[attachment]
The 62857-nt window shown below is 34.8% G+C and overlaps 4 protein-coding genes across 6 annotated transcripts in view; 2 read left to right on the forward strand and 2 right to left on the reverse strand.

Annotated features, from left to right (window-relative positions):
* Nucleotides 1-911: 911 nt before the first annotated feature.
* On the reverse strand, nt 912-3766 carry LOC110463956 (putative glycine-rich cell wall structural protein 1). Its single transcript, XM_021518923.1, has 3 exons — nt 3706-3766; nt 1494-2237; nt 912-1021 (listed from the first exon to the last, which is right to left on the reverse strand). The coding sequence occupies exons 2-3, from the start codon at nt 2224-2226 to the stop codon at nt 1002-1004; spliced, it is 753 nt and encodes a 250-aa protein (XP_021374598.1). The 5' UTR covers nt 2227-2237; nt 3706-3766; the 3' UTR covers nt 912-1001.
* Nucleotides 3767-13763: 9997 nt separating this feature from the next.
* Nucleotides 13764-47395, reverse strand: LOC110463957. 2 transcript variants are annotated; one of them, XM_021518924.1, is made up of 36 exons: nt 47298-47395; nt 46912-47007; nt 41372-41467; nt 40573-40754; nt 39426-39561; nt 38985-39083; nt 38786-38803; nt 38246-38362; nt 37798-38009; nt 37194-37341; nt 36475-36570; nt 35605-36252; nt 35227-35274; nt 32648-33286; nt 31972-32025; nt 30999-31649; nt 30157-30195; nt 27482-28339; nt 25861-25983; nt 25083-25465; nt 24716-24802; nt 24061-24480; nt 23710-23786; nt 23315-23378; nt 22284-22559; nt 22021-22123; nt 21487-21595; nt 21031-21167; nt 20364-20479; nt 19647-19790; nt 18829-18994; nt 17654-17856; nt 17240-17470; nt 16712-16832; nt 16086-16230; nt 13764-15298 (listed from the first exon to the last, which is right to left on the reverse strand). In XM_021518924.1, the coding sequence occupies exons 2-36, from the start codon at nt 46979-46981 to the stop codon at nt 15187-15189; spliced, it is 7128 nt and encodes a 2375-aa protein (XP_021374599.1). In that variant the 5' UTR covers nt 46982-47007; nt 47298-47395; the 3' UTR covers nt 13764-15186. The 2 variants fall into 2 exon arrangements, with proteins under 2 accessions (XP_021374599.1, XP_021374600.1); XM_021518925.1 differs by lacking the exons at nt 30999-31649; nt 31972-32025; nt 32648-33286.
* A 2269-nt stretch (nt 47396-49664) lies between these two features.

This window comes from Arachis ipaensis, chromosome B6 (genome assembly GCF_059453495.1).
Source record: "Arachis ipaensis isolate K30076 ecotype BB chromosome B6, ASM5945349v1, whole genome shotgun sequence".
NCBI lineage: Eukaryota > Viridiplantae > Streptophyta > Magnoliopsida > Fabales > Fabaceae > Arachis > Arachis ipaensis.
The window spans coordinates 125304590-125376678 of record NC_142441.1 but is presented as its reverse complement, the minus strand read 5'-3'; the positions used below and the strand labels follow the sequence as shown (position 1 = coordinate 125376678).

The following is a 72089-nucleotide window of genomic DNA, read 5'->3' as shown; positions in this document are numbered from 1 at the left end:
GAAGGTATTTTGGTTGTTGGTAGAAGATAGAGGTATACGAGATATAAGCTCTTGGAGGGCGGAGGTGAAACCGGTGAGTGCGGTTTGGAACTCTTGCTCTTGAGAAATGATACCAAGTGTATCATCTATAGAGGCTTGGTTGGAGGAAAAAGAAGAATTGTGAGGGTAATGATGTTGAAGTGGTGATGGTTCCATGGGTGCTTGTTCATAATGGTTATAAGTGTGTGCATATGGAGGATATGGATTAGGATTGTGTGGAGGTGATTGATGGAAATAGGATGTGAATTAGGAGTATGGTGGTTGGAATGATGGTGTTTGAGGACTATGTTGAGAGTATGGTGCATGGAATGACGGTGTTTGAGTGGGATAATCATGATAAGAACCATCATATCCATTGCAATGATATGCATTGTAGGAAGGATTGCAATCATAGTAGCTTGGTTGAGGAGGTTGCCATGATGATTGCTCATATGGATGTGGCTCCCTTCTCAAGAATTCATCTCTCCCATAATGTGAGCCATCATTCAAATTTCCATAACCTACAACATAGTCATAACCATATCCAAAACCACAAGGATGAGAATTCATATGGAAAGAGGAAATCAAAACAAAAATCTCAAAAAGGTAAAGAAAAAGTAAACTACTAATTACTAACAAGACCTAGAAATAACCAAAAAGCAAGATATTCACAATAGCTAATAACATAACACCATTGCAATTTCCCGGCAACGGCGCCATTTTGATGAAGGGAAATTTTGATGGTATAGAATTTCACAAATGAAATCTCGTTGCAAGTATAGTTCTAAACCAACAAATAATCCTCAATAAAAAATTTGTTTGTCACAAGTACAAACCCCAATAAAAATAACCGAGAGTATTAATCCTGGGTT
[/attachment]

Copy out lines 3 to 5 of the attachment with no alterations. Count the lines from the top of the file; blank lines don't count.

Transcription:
* Nucleotides 1-911: 911 nt before the first annotated feature.
* On the reverse strand, nt 912-3766 carry LOC110463956 (putative glycine-rich cell wall structural protein 1). Its single transcript, XM_021518923.1, has 3 exons — nt 3706-3766; nt 1494-2237; nt 912-1021 (listed from the first exon to the last, which is right to left on the reverse strand). The coding sequence occupies exons 2-3, from the start codon at nt 2224-2226 to the stop codon at nt 1002-1004; spliced, it is 753 nt and encodes a 250-aa protein (XP_021374598.1). The 5' UTR covers nt 2227-2237; nt 3706-3766; the 3' UTR covers nt 912-1001.
* Nucleotides 3767-13763: 9997 nt separating this feature from the next.